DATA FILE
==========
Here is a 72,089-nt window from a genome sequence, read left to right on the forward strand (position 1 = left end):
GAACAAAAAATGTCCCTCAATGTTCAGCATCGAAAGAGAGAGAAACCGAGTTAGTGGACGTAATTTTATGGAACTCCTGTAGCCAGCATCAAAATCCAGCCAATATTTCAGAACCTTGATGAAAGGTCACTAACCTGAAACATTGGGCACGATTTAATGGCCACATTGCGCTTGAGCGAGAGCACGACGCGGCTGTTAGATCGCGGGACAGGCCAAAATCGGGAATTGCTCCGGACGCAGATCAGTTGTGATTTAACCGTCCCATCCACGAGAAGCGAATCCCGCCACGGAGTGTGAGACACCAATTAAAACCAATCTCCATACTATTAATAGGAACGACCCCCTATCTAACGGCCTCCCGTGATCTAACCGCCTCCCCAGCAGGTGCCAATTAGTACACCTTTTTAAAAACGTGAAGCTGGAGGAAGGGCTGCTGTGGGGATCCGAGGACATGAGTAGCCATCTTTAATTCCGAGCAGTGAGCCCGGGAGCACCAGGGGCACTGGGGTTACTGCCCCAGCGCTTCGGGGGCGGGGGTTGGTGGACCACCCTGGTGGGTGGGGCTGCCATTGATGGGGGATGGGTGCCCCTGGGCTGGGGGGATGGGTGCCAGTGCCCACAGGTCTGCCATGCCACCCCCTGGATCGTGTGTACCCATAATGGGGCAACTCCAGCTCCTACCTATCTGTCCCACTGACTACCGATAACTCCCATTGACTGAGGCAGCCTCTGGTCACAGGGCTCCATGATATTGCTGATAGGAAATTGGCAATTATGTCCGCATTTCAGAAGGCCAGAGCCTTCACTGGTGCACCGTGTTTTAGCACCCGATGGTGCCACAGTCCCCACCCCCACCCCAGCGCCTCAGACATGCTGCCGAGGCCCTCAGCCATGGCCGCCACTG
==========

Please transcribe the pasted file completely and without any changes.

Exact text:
Here is a 72,089-nt window from a genome sequence, read left to right on the forward strand (position 1 = left end):
GAACAAAAAATGTCCCTCAATGTTCAGCATCGAAAGAGAGAGAAACCGAGTTAGTGGACGTAATTTTATGGAACTCCTGTAGCCAGCATCAAAATCCAGCCAATATTTCAGAACCTTGATGAAAGGTCACTAACCTGAAACATTGGGCACGATTTAATGGCCACATTGCGCTTGAGCGAGAGCACGACGCGGCTGTTAGATCGCGGGACAGGCCAAAATCGGGAATTGCTCCGGACGCAGATCAGTTGTGATTTAACCGTCCCATCCACGAGAAGCGAATCCCGCCACGGAGTGTGAGACACCAATTAAAACCAATCTCCATACTATTAATAGGAACGACCCCCTATCTAACGGCCTCCCGTGATCTAACCGCCTCCCCAGCAGGTGCCAATTAGTACACCTTTTTAAAAACGTGAAGCTGGAGGAAGGGCTGCTGTGGGGATCCGAGGACATGAGTAGCCATCTTTAATTCCGAGCAGTGAGCCCGGGAGCACCAGGGGCACTGGGGTTACTGCCCCAGCGCTTCGGGGGCGGGGGTTGGTGGACCACCCTGGTGGGTGGGGCTGCCATTGATGGGGGATGGGTGCCCCTGGGCTGGGGGGATGGGTGCCAGTGCCCACAGGTCTGCCATGCCACCCCCTGGATCGTGTGTACCCATAATGGGGCAACTCCAGCTCCTACCTATCTGTCCCACTGACTACCGATAACTCCCATTGACTGAGGCAGCCTCTGGTCACAGGGCTCCATGATATTGCTGATAGGAAATTGGCAATTATGTCCGCATTTCAGAAGGCCAGAGCCTTCACTGGTGCACCGTGTTTTAGCACCCGATGGTGCCACAGTCCCCACCCCCACCCCAGCGCCTCAGACATGCTGCCGAGGCCCTCAGCCATGGCCGCCACTG